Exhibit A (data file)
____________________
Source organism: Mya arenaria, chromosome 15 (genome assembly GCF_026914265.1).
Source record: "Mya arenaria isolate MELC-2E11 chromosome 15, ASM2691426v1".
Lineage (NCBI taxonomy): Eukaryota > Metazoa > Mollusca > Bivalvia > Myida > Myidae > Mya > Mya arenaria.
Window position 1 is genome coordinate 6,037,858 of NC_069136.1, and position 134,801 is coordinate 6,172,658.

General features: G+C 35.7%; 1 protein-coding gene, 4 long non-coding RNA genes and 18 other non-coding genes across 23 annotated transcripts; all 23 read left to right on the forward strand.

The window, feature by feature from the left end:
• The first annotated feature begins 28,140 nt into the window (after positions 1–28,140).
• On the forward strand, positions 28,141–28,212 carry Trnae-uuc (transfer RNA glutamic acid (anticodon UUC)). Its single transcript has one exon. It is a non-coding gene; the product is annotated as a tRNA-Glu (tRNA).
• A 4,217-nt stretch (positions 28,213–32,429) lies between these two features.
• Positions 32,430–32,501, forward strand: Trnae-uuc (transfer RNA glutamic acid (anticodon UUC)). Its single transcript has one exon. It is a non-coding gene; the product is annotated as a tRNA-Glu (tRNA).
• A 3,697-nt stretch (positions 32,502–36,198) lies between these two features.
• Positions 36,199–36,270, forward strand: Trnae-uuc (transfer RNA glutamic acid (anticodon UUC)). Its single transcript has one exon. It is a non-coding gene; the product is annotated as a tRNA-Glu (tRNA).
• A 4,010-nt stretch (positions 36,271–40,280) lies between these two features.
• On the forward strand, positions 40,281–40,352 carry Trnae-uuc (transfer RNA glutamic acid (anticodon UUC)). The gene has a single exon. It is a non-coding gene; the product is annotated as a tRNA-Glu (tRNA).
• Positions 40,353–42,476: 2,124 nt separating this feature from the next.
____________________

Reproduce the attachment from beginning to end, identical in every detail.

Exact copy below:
Source organism: Mya arenaria, chromosome 15 (genome assembly GCF_026914265.1).
Source record: "Mya arenaria isolate MELC-2E11 chromosome 15, ASM2691426v1".
Lineage (NCBI taxonomy): Eukaryota > Metazoa > Mollusca > Bivalvia > Myida > Myidae > Mya > Mya arenaria.
Window position 1 is genome coordinate 6,037,858 of NC_069136.1, and position 134,801 is coordinate 6,172,658.

General features: G+C 35.7%; 1 protein-coding gene, 4 long non-coding RNA genes and 18 other non-coding genes across 23 annotated transcripts; all 23 read left to right on the forward strand.

The window, feature by feature from the left end:
• The first annotated feature begins 28,140 nt into the window (after positions 1–28,140).
• On the forward strand, positions 28,141–28,212 carry Trnae-uuc (transfer RNA glutamic acid (anticodon UUC)). Its single transcript has one exon. It is a non-coding gene; the product is annotated as a tRNA-Glu (tRNA).
• A 4,217-nt stretch (positions 28,213–32,429) lies between these two features.
• Positions 32,430–32,501, forward strand: Trnae-uuc (transfer RNA glutamic acid (anticodon UUC)). Its single transcript has one exon. It is a non-coding gene; the product is annotated as a tRNA-Glu (tRNA).
• A 3,697-nt stretch (positions 32,502–36,198) lies between these two features.
• Positions 36,199–36,270, forward strand: Trnae-uuc (transfer RNA glutamic acid (anticodon UUC)). Its single transcript has one exon. It is a non-coding gene; the product is annotated as a tRNA-Glu (tRNA).
• A 4,010-nt stretch (positions 36,271–40,280) lies between these two features.
• On the forward strand, positions 40,281–40,352 carry Trnae-uuc (transfer RNA glutamic acid (anticodon UUC)). The gene has a single exon. It is a non-coding gene; the product is annotated as a tRNA-Glu (tRNA).
• Positions 40,353–42,476: 2,124 nt separating this feature from the next.